In 1980, after I’d spent time studying in York, England, my sister gave me a copy of The Country Diary of an Edwardian Lady by Edith Holden. I’d kept diaries on and off over the years and continue to do so today, but nothing will ever match this masterpiece filled with poetry, personal observations and thoughts, plus enchanting watercolors.
Written in 1906, the book wasn’t actually discovered and published until 1977. Ms. Holden passed away in 1920.
Printed on yellowish paper, each page has darkened edges that give the reproduction an aged appearance–making me feel as if I’m holding the original in my hands.
She included her daily wonders and wanders, and poems and quotes that caught her whimsy. She was a teacher and a thinker who captured the physical world of the flora and fauna that surrounded her and combined it with a sprinkle of her own soul.
On the opening page for March, she quotes Bryant:
“The story March is come at last
With wind, and cloud, and changing skies;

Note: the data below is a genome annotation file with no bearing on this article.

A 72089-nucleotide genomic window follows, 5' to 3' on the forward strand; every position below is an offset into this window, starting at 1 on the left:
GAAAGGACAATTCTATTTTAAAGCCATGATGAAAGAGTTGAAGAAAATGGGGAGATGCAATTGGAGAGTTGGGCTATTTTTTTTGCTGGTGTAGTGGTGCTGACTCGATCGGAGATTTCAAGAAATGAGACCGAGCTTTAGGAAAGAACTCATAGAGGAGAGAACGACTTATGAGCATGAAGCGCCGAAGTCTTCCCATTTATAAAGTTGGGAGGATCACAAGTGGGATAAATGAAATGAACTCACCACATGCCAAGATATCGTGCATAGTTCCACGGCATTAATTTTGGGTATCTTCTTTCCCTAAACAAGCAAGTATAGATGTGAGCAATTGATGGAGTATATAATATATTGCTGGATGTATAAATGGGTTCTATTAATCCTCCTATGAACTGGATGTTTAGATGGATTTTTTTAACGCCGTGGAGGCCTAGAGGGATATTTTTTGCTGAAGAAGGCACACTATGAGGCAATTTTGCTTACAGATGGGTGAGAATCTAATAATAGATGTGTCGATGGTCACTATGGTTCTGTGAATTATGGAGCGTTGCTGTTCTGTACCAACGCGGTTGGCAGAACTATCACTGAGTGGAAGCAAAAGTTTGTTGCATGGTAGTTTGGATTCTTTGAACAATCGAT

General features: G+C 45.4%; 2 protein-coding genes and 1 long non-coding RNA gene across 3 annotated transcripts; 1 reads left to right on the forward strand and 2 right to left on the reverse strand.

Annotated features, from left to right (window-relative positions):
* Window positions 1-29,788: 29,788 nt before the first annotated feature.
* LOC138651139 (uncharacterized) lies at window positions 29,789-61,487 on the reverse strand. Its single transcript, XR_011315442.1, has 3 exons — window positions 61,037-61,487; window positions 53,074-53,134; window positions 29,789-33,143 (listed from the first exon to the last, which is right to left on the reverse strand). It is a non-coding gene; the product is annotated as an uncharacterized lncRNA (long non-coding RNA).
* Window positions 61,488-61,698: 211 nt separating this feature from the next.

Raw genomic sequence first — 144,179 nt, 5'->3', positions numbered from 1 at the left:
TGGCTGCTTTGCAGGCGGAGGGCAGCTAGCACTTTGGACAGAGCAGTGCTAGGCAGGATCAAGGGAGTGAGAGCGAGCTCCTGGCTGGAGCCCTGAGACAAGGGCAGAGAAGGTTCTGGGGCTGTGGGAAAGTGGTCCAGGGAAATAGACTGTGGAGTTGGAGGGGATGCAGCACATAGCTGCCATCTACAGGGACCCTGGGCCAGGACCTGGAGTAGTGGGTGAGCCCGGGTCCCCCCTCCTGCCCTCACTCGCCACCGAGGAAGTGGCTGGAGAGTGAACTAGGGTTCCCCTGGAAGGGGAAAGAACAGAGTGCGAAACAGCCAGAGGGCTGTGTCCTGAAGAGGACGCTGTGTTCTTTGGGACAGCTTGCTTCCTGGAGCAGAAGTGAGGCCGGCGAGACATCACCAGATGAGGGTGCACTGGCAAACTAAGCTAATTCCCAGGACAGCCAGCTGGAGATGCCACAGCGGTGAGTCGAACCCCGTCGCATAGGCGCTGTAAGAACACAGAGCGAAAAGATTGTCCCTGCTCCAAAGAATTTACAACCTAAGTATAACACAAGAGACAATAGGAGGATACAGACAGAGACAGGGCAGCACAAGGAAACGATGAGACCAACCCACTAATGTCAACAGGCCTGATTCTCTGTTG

I bear the rushing of the blast
That through the snowy valley flies.
Ah! passing few are they who speak
Wild stormy month in praise of thee;
Yet though they winds are loud and bleak
Though art a welcome month to me.
For thou, to northern lands again
The glad and glorious sun dost bring
And thou hast joined the gentle train,
And wear’s the gentle name of Spring.
And in thy reign of blast and storm
Smiles many a long, bright summer day
When the changed winds are soft and warm
And heaven puts on the blue of May.”
As I sit here this morning , I gaze upon trees whose limbs are embraced in snow and twigs glazed with a coating of ice while the rain falls. Since daybreak, the male cardinal has been singing at regular intervals. On March 12, 1906, Ms. Holden noted: “After a wet, windy day, we wake this morning to a regular snow storm, the air was full of whirling flakes, but in the midst of it all I heard a Sky-lark singing.”
Though she doesn’t know it, Ms. Holden has long been one of my mentors as she explored, catalogued and enjoyed nature. I can only hope to continue to pursue the daily wonderment she knew so well in my own way. I’m grateful to her and to her family for publishing the book posthumously. (Apparently there is a new edition, but I love my 1977 version) And to my sister for giving me this gem so many years ago.
The Country Diary of an Edwardian Lady, written and illustrated by Edith Holden, published 1977, Holt, Rinehart and Winston.